Allow his prophetic voice to be heard…

I was thinking of writing on Dr King’s legacy (again) to mark MLK Day this past Monday, but it turns out that Dr Cornel West has already said what needs to be said.

 

Martin Luther King as an international thinker?

Monday 17 January marked the official US holiday honoring Martin Luther King, Jr. While watching Monday’s Democracy Now! program, featuring substantive excerpts from King’s speeches,  the clarity with which he connected the domestic fight for equality to international politics, in particular poverty and war, struck me. The international aspects of King’s thinking, I believe, are important for two reasons.

King’s Radicalism

First, it challenges the interpretation of King as an insufficiently radical leader offered by some critics, and the co-option of King’s legacy not only by “moderate” liberals but also by conservative political figures in the US. King has become a symbol in the public consciousness of a safe reformism and a favorite icon for the type of liberal who abhors radicalism above any other political sin. As Michael Eric Dyson says, “Thus King becomes a convenient icon shaped in our own distorted political images. He is fashioned to deflect our fears and fulfill our fantasies. King has been made into a metaphor of our hunger for heroes who cheer us up more than they challenge or change us.”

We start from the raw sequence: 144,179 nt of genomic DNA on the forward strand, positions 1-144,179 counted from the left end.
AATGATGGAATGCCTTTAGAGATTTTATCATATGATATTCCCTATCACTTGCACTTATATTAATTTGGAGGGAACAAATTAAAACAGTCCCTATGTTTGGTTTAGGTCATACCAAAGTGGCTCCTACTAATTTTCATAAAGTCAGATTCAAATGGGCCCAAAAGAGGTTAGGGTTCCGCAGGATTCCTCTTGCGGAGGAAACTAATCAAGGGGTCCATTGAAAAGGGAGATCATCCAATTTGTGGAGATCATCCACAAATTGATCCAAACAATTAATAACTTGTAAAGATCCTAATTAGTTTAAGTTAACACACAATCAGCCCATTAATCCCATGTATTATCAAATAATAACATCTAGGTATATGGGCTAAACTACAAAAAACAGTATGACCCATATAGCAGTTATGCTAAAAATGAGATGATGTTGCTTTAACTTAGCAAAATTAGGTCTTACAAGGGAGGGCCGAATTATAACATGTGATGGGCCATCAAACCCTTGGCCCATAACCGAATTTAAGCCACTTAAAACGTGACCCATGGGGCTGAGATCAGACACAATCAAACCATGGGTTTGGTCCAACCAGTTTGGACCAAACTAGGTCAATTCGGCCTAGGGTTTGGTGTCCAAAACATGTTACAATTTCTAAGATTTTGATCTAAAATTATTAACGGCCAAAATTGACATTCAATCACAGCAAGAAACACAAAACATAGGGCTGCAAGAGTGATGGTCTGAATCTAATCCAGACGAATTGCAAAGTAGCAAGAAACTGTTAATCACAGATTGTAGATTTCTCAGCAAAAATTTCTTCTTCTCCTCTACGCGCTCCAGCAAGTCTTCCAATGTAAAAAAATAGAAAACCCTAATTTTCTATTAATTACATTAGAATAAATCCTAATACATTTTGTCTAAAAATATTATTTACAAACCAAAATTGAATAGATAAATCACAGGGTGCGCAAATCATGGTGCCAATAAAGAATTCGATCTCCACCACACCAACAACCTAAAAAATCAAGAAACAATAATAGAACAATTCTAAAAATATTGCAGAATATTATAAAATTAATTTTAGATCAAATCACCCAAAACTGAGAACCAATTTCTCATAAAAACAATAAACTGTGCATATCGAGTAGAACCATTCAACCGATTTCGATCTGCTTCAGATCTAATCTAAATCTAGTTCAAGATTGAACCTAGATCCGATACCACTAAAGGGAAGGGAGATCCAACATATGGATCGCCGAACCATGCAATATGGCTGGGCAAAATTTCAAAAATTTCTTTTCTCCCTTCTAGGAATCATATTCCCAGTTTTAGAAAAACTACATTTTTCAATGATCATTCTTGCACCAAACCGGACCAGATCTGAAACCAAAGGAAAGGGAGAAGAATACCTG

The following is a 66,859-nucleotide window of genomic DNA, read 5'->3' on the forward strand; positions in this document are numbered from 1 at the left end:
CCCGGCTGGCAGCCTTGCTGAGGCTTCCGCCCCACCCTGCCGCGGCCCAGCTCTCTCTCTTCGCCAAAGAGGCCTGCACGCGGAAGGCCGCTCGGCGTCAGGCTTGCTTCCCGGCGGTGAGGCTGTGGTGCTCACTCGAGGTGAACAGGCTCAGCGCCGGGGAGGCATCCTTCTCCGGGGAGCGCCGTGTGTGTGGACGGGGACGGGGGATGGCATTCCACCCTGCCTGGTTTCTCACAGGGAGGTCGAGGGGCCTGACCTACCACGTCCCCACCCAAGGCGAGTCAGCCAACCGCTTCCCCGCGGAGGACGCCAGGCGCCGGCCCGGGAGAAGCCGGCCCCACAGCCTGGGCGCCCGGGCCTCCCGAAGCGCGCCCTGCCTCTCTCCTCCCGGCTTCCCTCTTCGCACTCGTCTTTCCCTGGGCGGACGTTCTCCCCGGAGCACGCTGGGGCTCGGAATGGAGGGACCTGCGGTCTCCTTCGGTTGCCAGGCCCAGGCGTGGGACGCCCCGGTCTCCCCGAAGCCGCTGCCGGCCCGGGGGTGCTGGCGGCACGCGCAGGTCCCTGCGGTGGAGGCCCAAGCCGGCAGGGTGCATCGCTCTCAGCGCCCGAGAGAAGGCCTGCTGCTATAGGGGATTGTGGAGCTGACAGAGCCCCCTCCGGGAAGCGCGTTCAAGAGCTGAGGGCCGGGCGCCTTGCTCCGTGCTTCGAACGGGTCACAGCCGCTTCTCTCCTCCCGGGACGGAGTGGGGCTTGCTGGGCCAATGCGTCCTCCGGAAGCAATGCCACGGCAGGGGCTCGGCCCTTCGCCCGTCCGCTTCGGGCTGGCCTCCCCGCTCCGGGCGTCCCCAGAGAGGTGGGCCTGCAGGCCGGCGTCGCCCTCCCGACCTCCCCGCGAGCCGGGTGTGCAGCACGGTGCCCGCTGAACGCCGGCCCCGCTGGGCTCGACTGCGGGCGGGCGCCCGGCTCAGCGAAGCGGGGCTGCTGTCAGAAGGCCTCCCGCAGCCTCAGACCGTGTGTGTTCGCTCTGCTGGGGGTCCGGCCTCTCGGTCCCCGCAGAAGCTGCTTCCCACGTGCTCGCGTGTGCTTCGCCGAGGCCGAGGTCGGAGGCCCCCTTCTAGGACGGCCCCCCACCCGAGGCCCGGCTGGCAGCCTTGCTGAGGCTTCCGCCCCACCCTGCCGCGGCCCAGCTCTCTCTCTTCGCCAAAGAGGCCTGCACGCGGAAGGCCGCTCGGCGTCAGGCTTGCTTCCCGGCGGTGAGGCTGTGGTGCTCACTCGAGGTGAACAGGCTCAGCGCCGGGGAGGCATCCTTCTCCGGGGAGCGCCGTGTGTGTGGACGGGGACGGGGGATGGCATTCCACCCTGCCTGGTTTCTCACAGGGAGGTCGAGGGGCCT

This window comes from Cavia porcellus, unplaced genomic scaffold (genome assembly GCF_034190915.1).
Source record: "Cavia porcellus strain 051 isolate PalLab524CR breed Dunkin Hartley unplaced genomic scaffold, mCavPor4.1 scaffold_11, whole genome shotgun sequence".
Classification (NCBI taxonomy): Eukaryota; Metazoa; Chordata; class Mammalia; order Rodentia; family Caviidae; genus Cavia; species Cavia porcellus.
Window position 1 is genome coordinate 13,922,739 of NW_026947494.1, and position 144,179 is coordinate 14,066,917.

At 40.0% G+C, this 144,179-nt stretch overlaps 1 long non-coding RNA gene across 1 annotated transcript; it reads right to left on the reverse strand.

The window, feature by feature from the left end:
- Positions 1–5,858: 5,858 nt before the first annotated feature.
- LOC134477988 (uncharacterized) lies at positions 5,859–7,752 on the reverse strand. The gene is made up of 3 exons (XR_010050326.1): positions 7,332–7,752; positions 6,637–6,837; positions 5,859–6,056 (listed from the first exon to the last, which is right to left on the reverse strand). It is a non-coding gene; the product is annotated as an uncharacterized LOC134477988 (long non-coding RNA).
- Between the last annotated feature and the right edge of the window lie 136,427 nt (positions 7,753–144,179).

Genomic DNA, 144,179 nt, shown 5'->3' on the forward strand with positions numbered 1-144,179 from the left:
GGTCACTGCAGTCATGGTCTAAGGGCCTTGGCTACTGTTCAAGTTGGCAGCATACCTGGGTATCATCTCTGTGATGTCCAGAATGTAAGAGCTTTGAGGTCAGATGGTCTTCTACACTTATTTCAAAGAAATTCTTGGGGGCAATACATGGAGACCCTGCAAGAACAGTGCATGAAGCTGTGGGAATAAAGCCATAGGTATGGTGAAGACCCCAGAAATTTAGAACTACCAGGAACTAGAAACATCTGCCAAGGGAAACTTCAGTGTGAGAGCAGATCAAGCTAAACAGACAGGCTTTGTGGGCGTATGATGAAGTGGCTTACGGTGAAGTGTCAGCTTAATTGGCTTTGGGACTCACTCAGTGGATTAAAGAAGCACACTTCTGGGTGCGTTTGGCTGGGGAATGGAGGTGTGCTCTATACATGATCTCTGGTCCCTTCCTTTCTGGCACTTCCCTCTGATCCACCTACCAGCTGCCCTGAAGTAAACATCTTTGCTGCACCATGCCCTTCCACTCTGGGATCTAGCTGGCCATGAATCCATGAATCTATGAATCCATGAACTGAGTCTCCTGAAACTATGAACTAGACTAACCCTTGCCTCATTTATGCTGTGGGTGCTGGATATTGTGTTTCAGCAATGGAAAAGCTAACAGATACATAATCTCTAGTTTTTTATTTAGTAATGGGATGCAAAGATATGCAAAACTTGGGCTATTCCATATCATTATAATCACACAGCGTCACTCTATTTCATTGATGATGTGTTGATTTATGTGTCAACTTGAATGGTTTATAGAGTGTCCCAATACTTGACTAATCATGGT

A personal anecdote to illustrate the point: a couple of years ago while handing over the editorship of Millennium to the incoming editorial team, one of the new editors commented on the large poster of Che Guevara that hangs on the Millennium office door. The Che poster, so far as I know, predates most of us currently associated with the journal, therefore I suggested it should stay. I then asked why Che should go. My colleague suggested that Che’s participation in revolutionary violence made him an inappropriate icon – in many academic disciplines this might be a rather devastating point, but International Relations is full of characters far more violent and less admirable than Comrade Che – see Paul’s post on Kissinger, for example.

When asked who might better grace the walls of the office my colleague suggested Martin King or Mohandas Gandhi (a political figure subject to a similar post-hoc liberal deification), with their key qualification as acceptable iconography being that they had not participated in political violence. While I have a great deal of sympathy for non-violence, my own introduction to both King and Gandhi came through the study of non-violence political strategy, the liberal (and I think my colleague would gladly accept that identification) embrace of King or Gandhi, paired with the repudiation of Che, is (unintentionally?) disingenuous.